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Abdominal Pain From Stress

by
author image Jerry Shaw
Jerry Shaw writes for Spice Marketing and LinkBlaze Marketing. His articles have appeared in Gannett and American Media Inc. publications. He is the author of "The Complete Guide to Trust and Estate Management" from Atlantic Publishing.
Abdominal Pain From Stress
Stress may lead to additional problems from abdominal pain. Photo Credit stress image by Andrii IURLOV from <a href='http://www.fotolia.com'>Fotolia.com</a>

People may view abdominal pain and stress as separate issues, but the two often relate to each other through emotional and physical means. Anxiety produced from stress can interfere with the body's nervous system and disrupt functioning in the stomach and intestines. Some people may even notice they suffer from stomach problems when undergoing difficult periods of stress.

Function

The intestinal nervous system works with neurons similar to brain chemicals found in the central nervous system, according to Harvard Health Publications. When food enters the digestive tract, neurons signal muscle cells to contract and continue the digestive process. Nerve cells in the digestive tract and central nervous system interact as food breaks down into nutrients and waste.

Effects

Stress can interfere with the digestive process as people react to the fight-or-flight response, the reaction that causes people to flee or take on a stressful incident. Digestion slows or stops as the body focuses its energy on reacting to stress. Public speaking, taking an exam, attending an important meeting or other stressful events may disrupt the digestive process for some people, leading to gastrointestinal disorders or abdominal pain. An opposite effect can result in gastrointestinal problems causing anxiety and stress, Harvard Health notes. A cycle of abdominal pain and stress can compound problems for people undergoing prolonged stress.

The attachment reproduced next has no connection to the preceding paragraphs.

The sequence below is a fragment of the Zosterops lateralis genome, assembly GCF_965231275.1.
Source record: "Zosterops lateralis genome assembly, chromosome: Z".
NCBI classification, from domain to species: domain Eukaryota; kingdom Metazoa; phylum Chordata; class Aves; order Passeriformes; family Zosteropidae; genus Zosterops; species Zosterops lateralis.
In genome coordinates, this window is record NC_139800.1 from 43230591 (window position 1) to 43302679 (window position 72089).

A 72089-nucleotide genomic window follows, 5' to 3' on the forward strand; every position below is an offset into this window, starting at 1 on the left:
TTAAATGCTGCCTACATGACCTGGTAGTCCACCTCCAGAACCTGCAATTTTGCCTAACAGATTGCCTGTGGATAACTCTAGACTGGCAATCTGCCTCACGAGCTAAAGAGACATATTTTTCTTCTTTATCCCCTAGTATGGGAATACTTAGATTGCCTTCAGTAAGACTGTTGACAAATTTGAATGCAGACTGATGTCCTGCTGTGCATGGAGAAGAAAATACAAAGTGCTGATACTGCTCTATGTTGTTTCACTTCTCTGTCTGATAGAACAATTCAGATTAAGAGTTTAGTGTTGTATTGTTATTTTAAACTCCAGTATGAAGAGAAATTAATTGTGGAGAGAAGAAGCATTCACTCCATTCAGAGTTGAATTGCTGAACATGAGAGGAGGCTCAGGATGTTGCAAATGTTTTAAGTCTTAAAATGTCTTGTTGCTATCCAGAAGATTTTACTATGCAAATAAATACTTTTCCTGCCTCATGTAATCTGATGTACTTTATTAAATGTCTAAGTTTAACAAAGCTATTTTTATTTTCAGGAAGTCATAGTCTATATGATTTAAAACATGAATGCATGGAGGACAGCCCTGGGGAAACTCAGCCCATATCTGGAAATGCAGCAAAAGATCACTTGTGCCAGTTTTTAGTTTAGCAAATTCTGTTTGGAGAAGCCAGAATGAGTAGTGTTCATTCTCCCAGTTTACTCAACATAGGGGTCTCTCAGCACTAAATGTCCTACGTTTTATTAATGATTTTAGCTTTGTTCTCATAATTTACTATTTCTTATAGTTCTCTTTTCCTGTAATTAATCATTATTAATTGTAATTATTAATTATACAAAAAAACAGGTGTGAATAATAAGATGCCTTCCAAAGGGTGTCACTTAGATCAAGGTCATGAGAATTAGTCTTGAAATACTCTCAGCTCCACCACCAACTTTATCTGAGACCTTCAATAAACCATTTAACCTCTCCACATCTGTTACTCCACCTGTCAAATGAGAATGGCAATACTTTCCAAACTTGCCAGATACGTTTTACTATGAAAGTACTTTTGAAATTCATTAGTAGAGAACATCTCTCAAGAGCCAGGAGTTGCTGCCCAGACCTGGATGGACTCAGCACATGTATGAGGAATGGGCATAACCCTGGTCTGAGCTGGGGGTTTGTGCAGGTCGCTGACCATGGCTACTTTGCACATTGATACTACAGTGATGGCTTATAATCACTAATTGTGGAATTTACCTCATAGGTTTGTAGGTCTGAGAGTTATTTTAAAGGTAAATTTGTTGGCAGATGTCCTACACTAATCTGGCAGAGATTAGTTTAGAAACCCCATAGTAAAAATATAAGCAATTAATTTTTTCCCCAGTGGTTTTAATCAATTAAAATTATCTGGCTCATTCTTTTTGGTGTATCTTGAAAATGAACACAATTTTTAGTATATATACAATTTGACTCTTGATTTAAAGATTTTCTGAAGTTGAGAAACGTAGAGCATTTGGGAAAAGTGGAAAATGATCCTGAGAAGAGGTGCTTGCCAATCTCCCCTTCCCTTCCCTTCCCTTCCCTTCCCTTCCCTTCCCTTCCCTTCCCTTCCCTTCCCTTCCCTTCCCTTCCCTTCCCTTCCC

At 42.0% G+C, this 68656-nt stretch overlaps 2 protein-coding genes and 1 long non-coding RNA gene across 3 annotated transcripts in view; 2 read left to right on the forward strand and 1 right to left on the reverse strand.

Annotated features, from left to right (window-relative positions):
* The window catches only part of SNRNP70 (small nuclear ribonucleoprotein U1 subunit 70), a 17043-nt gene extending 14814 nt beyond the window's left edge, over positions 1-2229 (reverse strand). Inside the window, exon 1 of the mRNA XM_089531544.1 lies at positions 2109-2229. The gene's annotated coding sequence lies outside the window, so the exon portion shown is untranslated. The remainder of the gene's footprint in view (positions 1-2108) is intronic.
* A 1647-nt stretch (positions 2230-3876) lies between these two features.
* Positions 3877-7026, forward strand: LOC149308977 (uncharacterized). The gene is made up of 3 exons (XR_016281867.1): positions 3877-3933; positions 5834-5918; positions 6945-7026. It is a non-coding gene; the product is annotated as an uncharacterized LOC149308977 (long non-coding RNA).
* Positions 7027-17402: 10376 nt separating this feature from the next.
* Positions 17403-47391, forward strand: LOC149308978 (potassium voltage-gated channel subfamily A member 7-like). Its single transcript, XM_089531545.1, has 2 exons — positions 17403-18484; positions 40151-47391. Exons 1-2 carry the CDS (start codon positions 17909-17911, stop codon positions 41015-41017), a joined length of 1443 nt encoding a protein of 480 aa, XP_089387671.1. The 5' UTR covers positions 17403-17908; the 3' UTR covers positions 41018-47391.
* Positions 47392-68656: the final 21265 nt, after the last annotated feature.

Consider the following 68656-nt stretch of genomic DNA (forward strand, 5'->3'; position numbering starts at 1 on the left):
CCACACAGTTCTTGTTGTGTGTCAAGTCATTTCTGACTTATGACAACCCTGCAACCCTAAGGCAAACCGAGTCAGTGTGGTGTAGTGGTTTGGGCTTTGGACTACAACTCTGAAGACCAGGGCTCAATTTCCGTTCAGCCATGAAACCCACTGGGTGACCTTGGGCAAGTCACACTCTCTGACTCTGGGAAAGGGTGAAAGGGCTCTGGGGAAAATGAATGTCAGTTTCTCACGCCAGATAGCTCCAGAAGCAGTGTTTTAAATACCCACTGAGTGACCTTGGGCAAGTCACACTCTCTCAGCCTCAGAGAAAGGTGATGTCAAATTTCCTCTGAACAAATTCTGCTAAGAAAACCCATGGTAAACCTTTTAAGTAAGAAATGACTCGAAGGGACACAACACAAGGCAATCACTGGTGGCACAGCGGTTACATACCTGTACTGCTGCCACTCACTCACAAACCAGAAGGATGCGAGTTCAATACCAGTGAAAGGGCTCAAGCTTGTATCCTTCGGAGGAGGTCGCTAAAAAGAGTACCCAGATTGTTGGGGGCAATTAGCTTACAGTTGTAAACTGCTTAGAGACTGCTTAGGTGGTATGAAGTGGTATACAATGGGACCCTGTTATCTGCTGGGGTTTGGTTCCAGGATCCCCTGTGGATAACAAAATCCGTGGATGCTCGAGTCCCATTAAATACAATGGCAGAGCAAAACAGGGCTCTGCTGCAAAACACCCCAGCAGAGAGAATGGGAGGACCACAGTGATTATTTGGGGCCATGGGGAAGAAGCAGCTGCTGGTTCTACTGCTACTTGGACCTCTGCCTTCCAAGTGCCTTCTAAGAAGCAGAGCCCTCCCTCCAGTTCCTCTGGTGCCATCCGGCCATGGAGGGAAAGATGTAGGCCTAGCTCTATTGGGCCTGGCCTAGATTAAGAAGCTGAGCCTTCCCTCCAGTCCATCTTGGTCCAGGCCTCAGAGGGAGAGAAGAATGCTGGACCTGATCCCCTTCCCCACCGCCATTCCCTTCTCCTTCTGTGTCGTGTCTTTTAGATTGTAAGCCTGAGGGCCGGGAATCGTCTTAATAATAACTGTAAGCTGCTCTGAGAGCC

Symptoms

Common physical symptoms related to stress and anxiety include gastrointestinal disorders, such as irritable bowel syndrome and inflammatory bowel disease, according to Health Central. Anxiety and depression can result in problems with the intestines or colon because of the connection between the digestive tract and the nervous system, leading to abdominal pain or cramps, bloating, constipation and diarrhea.



Children and adolescents can experience frequent abdominal pain and other stomach problems from stress and anxiety, according to the medical website Up to Date. Parents who become overly concerned about their child's pain can reinforce the problem because the child also becomes more anxious or worried. Paying more attention to the child's school or other activities may eventually reduce the abdominal pain.

Counseling

Various therapies help treat people with stress and can eventually relieve abdominal troubles. People with chronic anxiety caused by stress may benefit from psychotherapy. Therapists help patients readjust negative thinking and behavior so they focus more on positive thoughts and action. This helps people understand the reasons for their anxiety to overcome it and relieve physical symptoms.

Relaxation

Relaxation therapy plays an important role in reducing stress and abdominal problems, Harvard Health points out. Exercises include progressive muscle relaxation in which people tense a muscle or group of muscles for several seconds before releasing the tension and continuing with muscle groups throughout the body. Visualization helps people imagine peaceful places or thoughts to produce calming effects. The relaxation methods provide an emotional release from stress. Hypnosis, massage or just listening to music can help relieve stress.

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